A hungry man is an angry man!

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During election campaigns, there are few topics that occupy as much time on politicians’ lips as does jobs.  The topic of employment and the unemployment rate is, without a doubt, one of the most important subjects to both voters and those seeking votes. It is the same the world over. Voters want jobs and politicians promise jobs.  Antigua & Barbuda is in no unique position when it comes to that.
In the run up to the last election, the Antigua & Barbuda Labour Party (ABLP) campaigned on the promise of “More Jobs, Less Taxes and More Investments”. It was adopted as the mantra of the party and repeated everywhere. The United Progressive Party (UPP) was not too dissimilar. They did not fly the jobs banner at the top of the mast like the ABLP but they did use the word 21 times in their manifesto called “The People’s Charter”. Not to be outdone, the ABLP utilised the word 29 times in their manifesto, “The People’s Rescue Plan”.
The thing about politics is that promises are one thing and delivery is another. It is very easy to promise but making those promises a reality is a whole other matter. And, one of the hardest areas to make change happen is in the area of employment. Prime Minister Gaston Browne acknowledged as much in early 2015 when he said that job creations was his “greatest and most consuming ambition”.
Now, if a country’s treasury is bursting at the seams, employment creation may not be too hard, but generally, flush treasuries usually mean that that there is little unemployment. Government revenue and employment generally go hand in hand because a fully employed citizenry means that money is flowing and taxes are being paid. 
This political football called jobs is one that will be reoccurring in our bit of paradise because of the lack of them. The ABLP have patted themselves on the back and told the nation that they have created thousands of jobs; however, their own survey, released mid-2016, stated that the rate of unemployment in Antigua & Barbuda was at 14.1 per cent. That was according to the country’s first ever Labour Force Survey, which was conducted in 2015 by the Ministry of Trade, Commerce and Industry.
Unfortunately for us, there are few regular statistics taken and even fewer published.  Prior to that, we have to rely on the 2011 census, which pegged the unemployment rate at 10.1 per cent.  As you can imagine, two sets of statistics, five years apart, and spanning an election, do little more than unleash a flurry of finger pointing from the politicians. And while that goes on, the people suffer and the nation suffers.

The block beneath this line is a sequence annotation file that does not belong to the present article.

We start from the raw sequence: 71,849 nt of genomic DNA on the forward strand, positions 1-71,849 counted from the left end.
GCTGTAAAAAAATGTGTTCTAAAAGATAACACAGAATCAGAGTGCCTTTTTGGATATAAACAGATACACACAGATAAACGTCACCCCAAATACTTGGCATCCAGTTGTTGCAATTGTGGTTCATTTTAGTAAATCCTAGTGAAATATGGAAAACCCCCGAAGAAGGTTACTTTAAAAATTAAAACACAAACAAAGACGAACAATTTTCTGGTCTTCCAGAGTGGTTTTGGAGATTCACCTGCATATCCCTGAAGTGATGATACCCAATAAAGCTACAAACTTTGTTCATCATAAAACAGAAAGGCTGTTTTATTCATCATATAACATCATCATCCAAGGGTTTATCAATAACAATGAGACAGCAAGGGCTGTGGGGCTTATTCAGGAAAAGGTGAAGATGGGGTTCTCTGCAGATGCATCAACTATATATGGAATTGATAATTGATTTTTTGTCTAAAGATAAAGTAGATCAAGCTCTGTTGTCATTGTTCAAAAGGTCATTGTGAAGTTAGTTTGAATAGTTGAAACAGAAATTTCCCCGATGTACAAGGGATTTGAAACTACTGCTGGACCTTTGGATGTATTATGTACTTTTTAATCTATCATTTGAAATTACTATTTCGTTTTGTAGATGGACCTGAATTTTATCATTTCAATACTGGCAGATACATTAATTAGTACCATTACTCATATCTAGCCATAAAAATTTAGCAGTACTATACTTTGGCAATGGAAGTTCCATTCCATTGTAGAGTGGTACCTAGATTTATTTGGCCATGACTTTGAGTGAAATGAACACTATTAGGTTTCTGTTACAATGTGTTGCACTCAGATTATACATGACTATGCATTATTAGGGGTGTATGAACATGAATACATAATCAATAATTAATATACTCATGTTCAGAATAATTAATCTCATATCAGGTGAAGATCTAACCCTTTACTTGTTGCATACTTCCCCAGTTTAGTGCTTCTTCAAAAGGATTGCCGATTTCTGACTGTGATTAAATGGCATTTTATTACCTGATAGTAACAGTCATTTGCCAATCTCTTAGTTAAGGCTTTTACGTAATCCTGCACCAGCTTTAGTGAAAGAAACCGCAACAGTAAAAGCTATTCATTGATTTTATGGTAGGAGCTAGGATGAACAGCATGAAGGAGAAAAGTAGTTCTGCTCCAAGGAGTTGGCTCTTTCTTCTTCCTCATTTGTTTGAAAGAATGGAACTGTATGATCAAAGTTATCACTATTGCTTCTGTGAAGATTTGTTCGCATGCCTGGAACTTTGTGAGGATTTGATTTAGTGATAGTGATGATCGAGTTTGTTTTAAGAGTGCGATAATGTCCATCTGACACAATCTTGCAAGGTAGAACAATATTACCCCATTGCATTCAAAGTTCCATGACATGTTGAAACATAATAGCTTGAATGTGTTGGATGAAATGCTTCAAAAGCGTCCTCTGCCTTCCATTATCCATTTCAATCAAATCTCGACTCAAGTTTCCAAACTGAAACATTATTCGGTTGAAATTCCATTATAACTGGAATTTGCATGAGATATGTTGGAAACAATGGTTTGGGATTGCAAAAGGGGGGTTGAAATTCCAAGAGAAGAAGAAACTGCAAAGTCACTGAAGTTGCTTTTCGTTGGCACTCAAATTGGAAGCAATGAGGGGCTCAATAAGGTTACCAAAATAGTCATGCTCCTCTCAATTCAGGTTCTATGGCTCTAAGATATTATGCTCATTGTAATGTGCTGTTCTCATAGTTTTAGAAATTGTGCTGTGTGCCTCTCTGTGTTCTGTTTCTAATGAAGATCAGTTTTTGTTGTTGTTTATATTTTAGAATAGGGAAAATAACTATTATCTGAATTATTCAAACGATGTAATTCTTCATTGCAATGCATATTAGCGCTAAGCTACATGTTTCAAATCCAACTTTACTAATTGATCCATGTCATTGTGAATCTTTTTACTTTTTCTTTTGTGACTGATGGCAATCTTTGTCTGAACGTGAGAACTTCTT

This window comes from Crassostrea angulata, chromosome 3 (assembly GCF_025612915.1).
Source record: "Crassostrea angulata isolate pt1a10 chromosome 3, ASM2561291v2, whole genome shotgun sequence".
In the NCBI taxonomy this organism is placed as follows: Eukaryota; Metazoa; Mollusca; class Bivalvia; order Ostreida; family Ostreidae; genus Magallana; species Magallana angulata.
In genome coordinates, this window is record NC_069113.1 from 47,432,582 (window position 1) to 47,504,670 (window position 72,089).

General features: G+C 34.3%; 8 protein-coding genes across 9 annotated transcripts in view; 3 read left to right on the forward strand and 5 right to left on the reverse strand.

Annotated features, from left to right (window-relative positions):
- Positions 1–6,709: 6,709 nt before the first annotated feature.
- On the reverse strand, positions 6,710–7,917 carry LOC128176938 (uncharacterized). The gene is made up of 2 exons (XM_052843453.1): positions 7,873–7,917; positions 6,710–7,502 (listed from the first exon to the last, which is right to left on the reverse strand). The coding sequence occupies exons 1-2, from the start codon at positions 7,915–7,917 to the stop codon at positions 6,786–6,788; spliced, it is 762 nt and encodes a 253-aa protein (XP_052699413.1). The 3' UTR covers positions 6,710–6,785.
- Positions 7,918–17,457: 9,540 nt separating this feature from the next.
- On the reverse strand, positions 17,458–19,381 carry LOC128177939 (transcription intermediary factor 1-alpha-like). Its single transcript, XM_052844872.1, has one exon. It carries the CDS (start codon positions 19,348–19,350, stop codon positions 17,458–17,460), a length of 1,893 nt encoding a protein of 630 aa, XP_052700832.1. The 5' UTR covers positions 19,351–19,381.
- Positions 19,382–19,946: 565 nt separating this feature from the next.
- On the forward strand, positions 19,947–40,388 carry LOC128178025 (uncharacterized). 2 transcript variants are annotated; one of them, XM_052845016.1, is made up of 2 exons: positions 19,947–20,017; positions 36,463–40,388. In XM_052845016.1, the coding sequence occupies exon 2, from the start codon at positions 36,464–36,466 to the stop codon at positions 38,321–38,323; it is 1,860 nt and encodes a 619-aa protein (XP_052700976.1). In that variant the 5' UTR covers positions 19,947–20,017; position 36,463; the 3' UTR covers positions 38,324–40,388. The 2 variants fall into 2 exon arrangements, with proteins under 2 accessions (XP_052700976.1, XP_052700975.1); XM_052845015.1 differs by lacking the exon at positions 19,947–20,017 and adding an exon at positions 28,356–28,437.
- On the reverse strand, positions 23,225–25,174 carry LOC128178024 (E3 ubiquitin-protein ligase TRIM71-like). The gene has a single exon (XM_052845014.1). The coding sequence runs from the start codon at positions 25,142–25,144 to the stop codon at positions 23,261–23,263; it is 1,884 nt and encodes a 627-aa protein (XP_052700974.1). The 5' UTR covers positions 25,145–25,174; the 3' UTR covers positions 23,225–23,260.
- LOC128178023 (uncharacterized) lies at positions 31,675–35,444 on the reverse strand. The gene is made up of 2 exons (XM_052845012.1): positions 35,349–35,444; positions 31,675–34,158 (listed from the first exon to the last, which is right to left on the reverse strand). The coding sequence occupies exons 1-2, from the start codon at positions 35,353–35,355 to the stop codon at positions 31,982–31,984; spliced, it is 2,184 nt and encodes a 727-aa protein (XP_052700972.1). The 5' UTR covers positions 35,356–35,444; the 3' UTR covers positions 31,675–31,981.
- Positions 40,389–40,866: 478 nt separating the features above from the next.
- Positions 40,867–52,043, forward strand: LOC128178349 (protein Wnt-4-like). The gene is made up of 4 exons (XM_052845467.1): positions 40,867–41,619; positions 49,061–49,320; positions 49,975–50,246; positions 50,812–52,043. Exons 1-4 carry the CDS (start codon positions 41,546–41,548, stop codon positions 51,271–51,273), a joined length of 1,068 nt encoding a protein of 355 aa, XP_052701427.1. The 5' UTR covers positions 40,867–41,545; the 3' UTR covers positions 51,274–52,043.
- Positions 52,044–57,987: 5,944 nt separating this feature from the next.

With no regular statistics to rely on for analysis, we are forced to turn to the hard information around; knowledge through experience, if you prefer. And, if you want to know the state of unemployment in Antigua & Barbuda, then you need only listen to a representative of the latest supermarket on the block quantify the number of applications received. Cost Pro revealed that the company received over 2,000 applications for employment. Two thousand! That is a staggering number of applications for predominantly entry level jobs.
It would very instructive to know the breakdown of those applicants as it relates to gender, age, etc, because it would paint a more accurate picture of our unemployment situation. Clearly, though, without any further information, the picture is not pretty. Just pause and think of it for a moment. Over 1,900 people will be disappointed when they learn that they were not successful. Over 1,900 people will have to wonder where they will get their next dollar.  Sure, some may already be employed and are looking for a change of scenery, but we are fairly certain that is a minuscule amount.
So, where do we go from here? That is the question we have for the politicians. Are we going to buckle down and find a meaningful, long-term solution to this problem, or are we going to continue to point fingers and pass this political hot potato around. That is a question for both sides, because if you, as a politician, have a plan to increase employment, it should not be held close to your chest. We are, after all, our brother’s keeper.  Or, at least, we should be. 
In their manifesto, the UPP promised full employment. Is there nothing in their plans that can be used or adapted to provide
relief, or are all of their plans considered blue poison? At the same time, the ABLP promised essentially the same thing. So, is
there no support that the UPP can provide to the administration to achieve that goal?
Here is the thing; if both political parties share the same goal (ie, full employment) why can’t they come together and formulate a plan to achieve that goal? Is this further evidence that we have reached such a sad stage of political tribalism that we will allow others to suffer while the political football is passed? Does anyone believe that the 2,000 applicants were either all red or all blue?
This situation should be a wake up call for every politician on all sides. People are hungry for jobs and, as we all know, a hungry man is an angry man!
We invite you to visit www.antiguaobserver.com and give us your feedback on our opinions.

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